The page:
The Handy Dutch Tool That Scrapes Every Last Gram of Jam from the Jar
Rely on the flessenlikker to get the most out of your condiments—literally
You know how there’s always that last bit at the bottom of the mayonnaise jar that’s just out of reach? Thanks to a handy tool called the flessenlikker, the Dutch don’t have that problem.
Literally ‘bottle-licker,’ this elongated spatula does exactly what it says: licks up every last smidgen of soft, creamy condiments from the inside of the bottle, such as yogurt, peanut butter, ketchup, or jam. In the Netherlands, it’s used primarily for vla, a thin, custard-like dessert. According to Dutch food historian Peter G. Rose, vla is the standard end to the evening meal. Back in the early 1900s, it was sold in glass bottles. “And when you got to the bottom of the bottle, you wanted every last drop,” Rose notes.
Enter the flessenlikker. Its flexible head fits perfectly inside the two-inch opening at the top of the bottle (and, conveniently, other condiment bottles) while a long wand lets you reach all the way to the bottom without getting your hands dirty. Rounded on one edge and square on the other, it’s equally at home in cylindrical bottles or the rectangular cartons that vla comes packaged in today.
The handy spatula is actually a Norwegian invention, though it never took off in its country of origin. But it’s become a staple of frugal Dutch kitchens, and it doesn’t cost much to add to yours. A silicone flessenlikker (they also come in rubber and plastic) runs less than $5.*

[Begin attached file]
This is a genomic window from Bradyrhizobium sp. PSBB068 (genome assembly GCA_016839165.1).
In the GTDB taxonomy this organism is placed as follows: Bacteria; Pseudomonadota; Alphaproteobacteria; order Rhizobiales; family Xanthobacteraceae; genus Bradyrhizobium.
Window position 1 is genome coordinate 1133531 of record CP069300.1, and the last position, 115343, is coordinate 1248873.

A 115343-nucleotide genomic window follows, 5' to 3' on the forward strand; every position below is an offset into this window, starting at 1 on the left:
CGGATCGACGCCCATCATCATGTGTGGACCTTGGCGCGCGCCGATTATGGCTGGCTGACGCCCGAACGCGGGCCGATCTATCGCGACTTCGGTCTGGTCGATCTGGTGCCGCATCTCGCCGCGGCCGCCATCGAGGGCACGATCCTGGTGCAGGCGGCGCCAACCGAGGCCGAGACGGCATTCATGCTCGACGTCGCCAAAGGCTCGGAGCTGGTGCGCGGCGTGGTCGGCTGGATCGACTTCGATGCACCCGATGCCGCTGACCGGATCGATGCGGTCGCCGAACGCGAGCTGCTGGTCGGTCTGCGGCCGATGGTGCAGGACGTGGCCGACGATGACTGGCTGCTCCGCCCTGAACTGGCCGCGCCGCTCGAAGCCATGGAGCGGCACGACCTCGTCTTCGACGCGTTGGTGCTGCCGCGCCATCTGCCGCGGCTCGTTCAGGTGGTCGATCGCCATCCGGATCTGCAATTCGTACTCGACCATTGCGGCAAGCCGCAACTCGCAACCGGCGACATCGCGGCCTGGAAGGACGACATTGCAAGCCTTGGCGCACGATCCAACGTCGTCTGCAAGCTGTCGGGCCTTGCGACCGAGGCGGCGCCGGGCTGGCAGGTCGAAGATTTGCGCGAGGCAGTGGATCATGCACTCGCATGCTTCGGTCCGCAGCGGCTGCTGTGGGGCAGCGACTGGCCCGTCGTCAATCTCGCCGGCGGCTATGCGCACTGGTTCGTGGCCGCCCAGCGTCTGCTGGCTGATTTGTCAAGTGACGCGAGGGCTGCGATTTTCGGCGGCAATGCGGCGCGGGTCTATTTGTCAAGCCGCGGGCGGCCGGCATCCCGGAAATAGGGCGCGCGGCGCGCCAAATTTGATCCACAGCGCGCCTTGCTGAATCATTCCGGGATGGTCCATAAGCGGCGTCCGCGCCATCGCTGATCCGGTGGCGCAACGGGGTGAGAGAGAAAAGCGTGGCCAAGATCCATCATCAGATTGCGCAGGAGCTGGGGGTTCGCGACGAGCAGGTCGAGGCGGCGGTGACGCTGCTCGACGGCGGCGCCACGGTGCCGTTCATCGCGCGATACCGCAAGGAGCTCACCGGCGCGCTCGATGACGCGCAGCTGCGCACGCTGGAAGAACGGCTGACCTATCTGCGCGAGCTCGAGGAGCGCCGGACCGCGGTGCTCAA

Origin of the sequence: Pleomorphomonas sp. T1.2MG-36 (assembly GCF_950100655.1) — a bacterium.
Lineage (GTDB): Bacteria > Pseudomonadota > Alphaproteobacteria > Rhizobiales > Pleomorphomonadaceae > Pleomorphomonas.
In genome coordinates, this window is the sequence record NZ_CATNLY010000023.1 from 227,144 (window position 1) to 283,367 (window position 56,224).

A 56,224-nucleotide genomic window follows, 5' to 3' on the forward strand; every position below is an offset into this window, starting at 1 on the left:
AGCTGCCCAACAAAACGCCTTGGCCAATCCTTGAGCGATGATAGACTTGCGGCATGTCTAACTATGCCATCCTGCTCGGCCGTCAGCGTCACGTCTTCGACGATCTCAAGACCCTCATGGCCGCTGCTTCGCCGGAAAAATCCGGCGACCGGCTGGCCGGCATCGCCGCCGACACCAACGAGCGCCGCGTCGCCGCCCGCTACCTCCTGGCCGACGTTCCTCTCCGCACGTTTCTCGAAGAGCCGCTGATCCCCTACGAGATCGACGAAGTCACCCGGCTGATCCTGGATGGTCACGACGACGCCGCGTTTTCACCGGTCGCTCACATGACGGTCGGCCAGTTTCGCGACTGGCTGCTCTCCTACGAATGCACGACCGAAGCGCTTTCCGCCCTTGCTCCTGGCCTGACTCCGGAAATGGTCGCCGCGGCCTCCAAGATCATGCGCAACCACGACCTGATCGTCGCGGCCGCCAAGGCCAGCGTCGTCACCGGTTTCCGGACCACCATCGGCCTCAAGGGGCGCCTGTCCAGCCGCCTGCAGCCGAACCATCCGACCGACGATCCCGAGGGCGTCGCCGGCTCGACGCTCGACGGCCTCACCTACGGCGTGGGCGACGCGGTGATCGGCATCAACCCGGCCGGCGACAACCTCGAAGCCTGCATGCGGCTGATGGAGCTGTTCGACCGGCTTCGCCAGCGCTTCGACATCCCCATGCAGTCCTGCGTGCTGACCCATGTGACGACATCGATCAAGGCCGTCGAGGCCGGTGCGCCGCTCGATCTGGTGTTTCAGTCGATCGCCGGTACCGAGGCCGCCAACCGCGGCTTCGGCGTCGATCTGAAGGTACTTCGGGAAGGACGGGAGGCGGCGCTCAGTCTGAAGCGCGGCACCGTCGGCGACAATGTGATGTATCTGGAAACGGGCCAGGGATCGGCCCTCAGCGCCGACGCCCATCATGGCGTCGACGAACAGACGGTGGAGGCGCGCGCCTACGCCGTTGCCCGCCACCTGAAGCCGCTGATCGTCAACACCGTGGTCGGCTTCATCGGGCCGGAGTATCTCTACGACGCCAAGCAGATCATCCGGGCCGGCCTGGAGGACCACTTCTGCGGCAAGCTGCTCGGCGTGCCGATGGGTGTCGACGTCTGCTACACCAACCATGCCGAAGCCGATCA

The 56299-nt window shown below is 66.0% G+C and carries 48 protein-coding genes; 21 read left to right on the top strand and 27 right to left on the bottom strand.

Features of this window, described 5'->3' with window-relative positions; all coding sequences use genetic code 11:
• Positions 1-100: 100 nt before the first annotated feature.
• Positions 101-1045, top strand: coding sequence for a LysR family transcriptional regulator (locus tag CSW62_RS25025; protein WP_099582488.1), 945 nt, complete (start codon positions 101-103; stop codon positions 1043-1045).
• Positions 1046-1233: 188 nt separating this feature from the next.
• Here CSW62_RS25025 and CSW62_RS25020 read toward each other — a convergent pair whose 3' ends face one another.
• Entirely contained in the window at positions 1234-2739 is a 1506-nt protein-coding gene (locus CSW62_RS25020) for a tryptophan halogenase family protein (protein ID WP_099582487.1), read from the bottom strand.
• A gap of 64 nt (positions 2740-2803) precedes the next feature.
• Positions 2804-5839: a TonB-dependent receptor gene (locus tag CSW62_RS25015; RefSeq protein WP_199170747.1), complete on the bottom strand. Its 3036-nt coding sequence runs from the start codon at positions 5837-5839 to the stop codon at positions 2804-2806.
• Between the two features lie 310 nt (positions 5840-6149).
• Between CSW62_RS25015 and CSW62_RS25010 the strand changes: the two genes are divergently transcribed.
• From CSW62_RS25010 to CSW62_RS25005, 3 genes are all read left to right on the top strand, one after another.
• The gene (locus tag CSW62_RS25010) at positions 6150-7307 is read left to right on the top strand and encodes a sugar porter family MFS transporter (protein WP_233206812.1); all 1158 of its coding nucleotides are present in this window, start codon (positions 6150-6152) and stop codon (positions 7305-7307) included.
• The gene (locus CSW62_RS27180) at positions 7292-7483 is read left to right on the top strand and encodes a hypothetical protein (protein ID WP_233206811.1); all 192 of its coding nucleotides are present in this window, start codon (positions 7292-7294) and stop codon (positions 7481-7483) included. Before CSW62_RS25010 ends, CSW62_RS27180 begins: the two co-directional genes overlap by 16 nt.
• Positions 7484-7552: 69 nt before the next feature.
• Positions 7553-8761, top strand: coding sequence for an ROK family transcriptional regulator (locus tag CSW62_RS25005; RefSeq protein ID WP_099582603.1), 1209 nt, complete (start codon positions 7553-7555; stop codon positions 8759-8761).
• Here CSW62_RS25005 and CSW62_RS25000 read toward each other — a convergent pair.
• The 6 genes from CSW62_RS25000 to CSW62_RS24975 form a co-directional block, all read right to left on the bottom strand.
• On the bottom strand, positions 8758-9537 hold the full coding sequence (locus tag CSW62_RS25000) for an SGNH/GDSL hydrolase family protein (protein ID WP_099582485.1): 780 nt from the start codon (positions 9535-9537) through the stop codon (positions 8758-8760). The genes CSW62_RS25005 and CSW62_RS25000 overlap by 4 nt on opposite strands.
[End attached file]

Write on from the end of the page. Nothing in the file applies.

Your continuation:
Just beware of versions that include a steel insert in the business end. Colin White and Laurie Boucke, authors of The UnDutchables: An Observation of the Netherlands, Its Culture and Its Inhabitants, warn that it will rust “after a few furious bottle scrapings.”
According to the section of their book dedicated to the flessenlikker, brown streaks in your mayonnaise is “a sure sign that your host has not spent his/her flessenlikker-€uros wisely.”
Tiffany R. Jansen is a freelance writer with a hot dog in one hand and a stroopwafel in other. She’s written about wellness and lifestyle for TheAtlantic.com, SELF.com, and Pregnancy & Newborn.
(Update: Kitchenworks and other American flessenlikker outlets are currently experiencing a spatula shortage; here’s a similar product the store stocks in the meantime.)